Random issues with phones not updating BLF & stopping ringing when call is cancelled

Good afternoon. Over the past month, we’ve been trying to trace down a problem with phones on a (first) migrated system (fresh build, then restore of v15 backup), then built fresh from scratch (no restore, just all fresh, as if a new system). BOTH systems will start to have BLF update issues in short order (where they no longer get updates on the status of various BLFs they’re subscribed to). Phones will also continue to ring in a ring group once the call has actually been answered. Multiple brands of phones, as well as at least 2 different software versions per brand of phone.

To me, both of these are a symptom of the same problem - missed signals from the system to the phone (so the phone holds the last state). The issue seems to happen more when the system is handling more calls (more traffic), but system’s max CPU has been no more than 25% (from the actual host it’s riding on, not the dashboard stats, which shows under 5%).

We’re also seeing some issues with phone registrations being maintained (again, also worse with more traffic). The “Users Online” graph looks like a southwestern skyline (jagged mountains/hills), rather than a nice Oklahoma field (flat line). At times, we’ll also see PJSIP report a new registration as 600s (what we’ve set as our max reg), but throughout the day, you’ll start to see that reg time decrement down to 542s, 318s, 142s, eventually going to the MIN reg time of 60s.

The system is in the Azure cloud, and there are others w/o issue (this system didn’t have issues for months, until it did), and we have a support ticket open with FPBX, but thus far have not been able to work through the issue.

One thought I had (after exhausting many others), in looking through the config files manually, I’ve noticed a couple items I did not put in there, that really shouldn’t be.


(on a per-extension basis)

Long ago, in CHAN_SIP, I had items similar to this (but with different values) in the custom fields. We learned at some point with those settings, that doesn’t work well in the cloud (sometimes marking those packets actually dropped them rather than ignore), so we found removing them actually worked better. However, I see no place to remove them from the config under SIP Settings. I have no idea how they got there, and if they’re a static element, I’m wondering if a module update ended up making them appear (explaining why it would be a recent issue).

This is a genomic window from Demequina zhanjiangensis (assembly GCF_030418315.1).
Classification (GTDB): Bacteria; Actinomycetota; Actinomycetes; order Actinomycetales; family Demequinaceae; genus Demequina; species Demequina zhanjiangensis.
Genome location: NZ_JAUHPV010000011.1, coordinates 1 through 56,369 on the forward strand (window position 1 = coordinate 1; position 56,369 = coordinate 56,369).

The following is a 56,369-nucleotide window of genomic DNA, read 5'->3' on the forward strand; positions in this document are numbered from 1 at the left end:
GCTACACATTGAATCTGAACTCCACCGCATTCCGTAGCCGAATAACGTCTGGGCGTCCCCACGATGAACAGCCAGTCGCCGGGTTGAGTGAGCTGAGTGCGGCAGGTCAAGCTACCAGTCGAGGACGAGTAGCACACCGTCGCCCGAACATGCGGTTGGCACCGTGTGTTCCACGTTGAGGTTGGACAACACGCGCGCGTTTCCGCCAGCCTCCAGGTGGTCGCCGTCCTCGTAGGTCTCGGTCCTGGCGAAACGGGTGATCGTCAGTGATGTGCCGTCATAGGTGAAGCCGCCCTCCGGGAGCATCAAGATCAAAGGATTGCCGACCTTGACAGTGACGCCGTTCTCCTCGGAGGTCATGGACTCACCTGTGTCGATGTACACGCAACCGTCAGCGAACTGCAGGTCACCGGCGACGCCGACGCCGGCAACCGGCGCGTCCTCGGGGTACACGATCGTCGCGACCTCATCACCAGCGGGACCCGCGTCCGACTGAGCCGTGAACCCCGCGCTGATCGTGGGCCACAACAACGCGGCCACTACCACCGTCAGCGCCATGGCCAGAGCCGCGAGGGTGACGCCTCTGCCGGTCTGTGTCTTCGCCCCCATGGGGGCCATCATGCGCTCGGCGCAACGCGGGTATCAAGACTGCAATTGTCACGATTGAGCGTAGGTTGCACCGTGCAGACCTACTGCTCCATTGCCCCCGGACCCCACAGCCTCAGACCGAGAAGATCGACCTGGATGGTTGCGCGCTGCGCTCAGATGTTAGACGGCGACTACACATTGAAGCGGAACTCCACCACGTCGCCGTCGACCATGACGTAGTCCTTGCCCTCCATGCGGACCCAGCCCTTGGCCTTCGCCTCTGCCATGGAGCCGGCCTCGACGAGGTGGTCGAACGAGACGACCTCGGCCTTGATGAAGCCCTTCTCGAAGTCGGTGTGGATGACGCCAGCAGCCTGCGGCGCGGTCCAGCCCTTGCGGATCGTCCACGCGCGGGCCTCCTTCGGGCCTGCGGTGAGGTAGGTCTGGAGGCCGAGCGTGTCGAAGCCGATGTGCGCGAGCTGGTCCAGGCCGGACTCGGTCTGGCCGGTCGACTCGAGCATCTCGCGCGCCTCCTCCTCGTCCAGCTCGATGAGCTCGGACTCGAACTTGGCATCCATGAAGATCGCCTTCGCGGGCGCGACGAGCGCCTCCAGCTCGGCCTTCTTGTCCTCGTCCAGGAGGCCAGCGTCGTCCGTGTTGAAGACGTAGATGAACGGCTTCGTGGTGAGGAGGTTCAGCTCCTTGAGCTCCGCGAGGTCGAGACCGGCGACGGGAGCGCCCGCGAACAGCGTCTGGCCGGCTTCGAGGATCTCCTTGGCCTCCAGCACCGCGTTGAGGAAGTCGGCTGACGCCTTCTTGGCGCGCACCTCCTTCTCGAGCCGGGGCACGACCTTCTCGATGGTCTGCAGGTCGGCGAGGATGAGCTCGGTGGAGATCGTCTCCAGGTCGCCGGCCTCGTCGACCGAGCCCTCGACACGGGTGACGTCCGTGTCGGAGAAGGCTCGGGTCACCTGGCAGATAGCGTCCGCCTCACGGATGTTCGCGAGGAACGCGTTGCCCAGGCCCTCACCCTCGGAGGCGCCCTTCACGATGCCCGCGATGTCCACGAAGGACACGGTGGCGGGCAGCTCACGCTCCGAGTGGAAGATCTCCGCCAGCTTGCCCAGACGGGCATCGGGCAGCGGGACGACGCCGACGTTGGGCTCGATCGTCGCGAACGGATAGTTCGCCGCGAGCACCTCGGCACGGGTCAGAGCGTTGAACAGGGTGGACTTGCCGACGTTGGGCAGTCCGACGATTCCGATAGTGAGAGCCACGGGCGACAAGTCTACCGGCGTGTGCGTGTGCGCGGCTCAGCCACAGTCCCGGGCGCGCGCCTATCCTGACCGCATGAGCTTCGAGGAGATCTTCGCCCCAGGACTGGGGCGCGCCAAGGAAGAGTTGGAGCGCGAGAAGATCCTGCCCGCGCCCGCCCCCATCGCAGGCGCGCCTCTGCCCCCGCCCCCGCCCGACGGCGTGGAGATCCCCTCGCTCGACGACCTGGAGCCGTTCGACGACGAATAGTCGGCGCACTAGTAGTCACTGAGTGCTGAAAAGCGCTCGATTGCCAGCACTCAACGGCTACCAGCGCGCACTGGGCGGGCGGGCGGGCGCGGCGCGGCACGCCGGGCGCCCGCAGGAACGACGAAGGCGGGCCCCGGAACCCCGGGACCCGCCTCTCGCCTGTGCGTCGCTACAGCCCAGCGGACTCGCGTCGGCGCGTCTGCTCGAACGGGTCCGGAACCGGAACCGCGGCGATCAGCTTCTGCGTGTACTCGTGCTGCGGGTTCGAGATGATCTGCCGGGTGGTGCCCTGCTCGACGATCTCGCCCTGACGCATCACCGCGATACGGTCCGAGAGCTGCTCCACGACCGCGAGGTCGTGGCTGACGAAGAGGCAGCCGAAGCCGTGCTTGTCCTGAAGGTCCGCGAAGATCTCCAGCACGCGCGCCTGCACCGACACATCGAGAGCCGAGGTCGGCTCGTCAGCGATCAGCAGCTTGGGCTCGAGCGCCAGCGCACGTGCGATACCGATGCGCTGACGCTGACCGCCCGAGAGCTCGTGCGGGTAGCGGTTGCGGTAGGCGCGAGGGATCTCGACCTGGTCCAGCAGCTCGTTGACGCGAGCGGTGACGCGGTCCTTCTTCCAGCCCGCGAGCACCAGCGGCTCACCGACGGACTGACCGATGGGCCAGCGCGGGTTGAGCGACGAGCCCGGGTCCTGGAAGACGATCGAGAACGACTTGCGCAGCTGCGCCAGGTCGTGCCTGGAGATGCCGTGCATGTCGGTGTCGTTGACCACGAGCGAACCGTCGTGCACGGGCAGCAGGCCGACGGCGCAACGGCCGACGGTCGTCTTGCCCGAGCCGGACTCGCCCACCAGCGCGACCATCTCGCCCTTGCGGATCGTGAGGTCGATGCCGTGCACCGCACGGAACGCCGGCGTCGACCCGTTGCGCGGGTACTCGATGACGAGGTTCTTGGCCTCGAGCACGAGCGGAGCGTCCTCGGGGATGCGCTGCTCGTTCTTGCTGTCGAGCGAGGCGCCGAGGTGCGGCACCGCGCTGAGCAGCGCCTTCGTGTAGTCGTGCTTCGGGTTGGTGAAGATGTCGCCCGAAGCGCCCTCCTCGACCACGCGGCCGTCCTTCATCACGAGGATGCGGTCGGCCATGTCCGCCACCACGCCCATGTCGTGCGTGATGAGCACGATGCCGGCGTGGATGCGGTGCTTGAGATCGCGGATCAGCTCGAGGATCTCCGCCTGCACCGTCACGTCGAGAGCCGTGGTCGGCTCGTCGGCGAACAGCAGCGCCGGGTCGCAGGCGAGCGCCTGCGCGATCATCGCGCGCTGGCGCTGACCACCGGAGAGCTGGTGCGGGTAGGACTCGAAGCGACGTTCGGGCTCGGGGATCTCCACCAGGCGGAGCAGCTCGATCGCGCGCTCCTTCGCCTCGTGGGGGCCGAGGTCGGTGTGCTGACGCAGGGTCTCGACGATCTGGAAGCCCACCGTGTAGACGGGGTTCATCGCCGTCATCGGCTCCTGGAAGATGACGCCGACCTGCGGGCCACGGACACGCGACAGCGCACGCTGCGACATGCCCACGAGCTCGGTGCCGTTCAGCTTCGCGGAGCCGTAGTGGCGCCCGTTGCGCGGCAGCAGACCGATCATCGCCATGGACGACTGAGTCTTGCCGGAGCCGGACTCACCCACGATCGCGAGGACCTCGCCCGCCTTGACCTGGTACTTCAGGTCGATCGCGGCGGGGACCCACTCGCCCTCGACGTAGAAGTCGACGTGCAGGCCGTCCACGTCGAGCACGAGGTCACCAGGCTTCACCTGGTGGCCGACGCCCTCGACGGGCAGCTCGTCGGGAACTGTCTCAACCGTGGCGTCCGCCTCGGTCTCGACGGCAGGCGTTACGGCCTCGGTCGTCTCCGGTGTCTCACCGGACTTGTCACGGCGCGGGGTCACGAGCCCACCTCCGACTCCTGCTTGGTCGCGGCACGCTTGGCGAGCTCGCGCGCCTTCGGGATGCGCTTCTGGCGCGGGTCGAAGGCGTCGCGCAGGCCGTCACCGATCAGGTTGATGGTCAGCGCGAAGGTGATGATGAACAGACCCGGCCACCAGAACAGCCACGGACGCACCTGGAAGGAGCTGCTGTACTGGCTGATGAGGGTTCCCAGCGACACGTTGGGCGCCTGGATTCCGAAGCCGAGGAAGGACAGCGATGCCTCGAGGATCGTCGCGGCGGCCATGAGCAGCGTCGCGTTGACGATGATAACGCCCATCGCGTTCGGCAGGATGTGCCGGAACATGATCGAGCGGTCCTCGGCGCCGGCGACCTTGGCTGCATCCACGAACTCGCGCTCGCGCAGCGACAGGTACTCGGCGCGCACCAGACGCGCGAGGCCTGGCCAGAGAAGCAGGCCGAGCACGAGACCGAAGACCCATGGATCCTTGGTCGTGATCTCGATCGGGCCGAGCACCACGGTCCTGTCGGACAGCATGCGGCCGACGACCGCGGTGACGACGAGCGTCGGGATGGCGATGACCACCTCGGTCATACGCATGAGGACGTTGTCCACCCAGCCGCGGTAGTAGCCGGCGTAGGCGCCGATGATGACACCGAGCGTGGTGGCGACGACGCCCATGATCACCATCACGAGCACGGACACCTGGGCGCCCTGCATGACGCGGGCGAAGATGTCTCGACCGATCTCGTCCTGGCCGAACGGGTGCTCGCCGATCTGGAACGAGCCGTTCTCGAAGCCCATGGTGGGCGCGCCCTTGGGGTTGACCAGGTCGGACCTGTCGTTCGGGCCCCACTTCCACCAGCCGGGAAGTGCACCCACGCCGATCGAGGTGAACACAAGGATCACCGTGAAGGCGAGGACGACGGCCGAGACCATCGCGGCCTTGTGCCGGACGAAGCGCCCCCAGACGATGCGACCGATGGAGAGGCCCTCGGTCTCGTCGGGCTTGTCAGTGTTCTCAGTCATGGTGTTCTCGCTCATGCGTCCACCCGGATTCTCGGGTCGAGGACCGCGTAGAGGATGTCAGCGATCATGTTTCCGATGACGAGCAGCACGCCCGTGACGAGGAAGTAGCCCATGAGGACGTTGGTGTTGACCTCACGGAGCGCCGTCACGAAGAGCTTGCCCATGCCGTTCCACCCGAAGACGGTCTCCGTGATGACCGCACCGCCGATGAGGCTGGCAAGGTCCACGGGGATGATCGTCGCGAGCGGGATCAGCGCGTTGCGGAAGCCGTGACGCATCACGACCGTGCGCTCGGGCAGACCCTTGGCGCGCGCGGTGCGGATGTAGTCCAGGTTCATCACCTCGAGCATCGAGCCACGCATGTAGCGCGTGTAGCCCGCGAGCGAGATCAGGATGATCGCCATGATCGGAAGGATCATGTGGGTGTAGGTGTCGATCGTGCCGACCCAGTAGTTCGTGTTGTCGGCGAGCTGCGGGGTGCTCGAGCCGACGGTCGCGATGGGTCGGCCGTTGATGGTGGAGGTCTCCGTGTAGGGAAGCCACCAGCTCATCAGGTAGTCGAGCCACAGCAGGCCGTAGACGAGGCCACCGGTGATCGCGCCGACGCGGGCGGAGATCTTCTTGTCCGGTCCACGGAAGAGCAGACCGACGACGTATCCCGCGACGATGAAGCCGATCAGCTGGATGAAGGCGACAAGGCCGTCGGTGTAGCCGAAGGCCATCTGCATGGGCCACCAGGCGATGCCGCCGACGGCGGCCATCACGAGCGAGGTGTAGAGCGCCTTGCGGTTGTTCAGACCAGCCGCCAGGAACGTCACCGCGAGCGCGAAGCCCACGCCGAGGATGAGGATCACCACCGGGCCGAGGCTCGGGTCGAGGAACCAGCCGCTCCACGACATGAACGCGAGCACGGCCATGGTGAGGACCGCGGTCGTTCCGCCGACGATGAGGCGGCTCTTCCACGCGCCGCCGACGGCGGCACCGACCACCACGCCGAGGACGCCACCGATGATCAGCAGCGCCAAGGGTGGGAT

How can I remove them from being generated (so I can test if this is actually part of the problem), as I see no place where they’ve been added in the first place. It seems odd such things would be forced into the config when they may not be compatible with the environment you’re running in.

The other issue we discovered is that the system seems to occasionally send a batch of BLF updates within a single NOTIFY message. Based on traces of an event when this starts to go downhill, it almost seems as if that is what makes the phones go out of sync (in one message, there were 3 BLF updates). It’s almost as if on occasion it’s aggregating the messages - anyone know how to disable it from doing that? The setting on the extension seems to only apply to MWI aggregation, not BLF.

Also, if anyone has a similar issue, please let me know.

Asterisk v16.13.0, as well as 16.11.0, and 16.9.1, using PJSIP with TCP Signalling for endpoints, and UDP signalling for trunks.

Thanks in advance.

Well, for starters, try switching your endpoints to UDP. TCP requires too much overhead that doesn’t scale well on a PBX…mostly because of how TCP holds open connections for each sender/receiver pair to allow for those data sessions. UDP is “connection-less,” requiring far fewer resources (and bandwidth) per client. While it may have been true 5 years ago that TCP was a more stable way to go for NAT’d SIP clients, the internet has evolved by leaps and bounds since that was a problem and UDP will work fine in almost all cases.

Well, I would but a few things about that:
–TLS (being delivered via TCP) is where we’re headed for security reasons…
–We migrated from UDP to TCP months ago on all our systems because we used to have issues with not only NAT, but certain internet providers would sometimes randomly seem to block calls when in UDP, but calls could progress in TCP (this migration eliminated that problem). That migration worked fine for months, and we’ve had no addition in extensions. That was an initial “test” to validate an ultimate migration to TLS would work.
–While using UDP, we had random BLF updates also lost, another reason we moved to TCP, which seemed to eliminate those issues for months.
–Nothing on the system indicates it’s being hammered. It’s got 100 phones, it averages minimal CPU usage, and network statistics show no lag at all.
–And lastly, we tried switching back for a couple days - it didn’t help. We also tried going back to CHAN_SIP, which helped the registration graphs, but didn’t help the BLFs and random dereg.

Also, found how to edit COS/TOS markings on the outbound: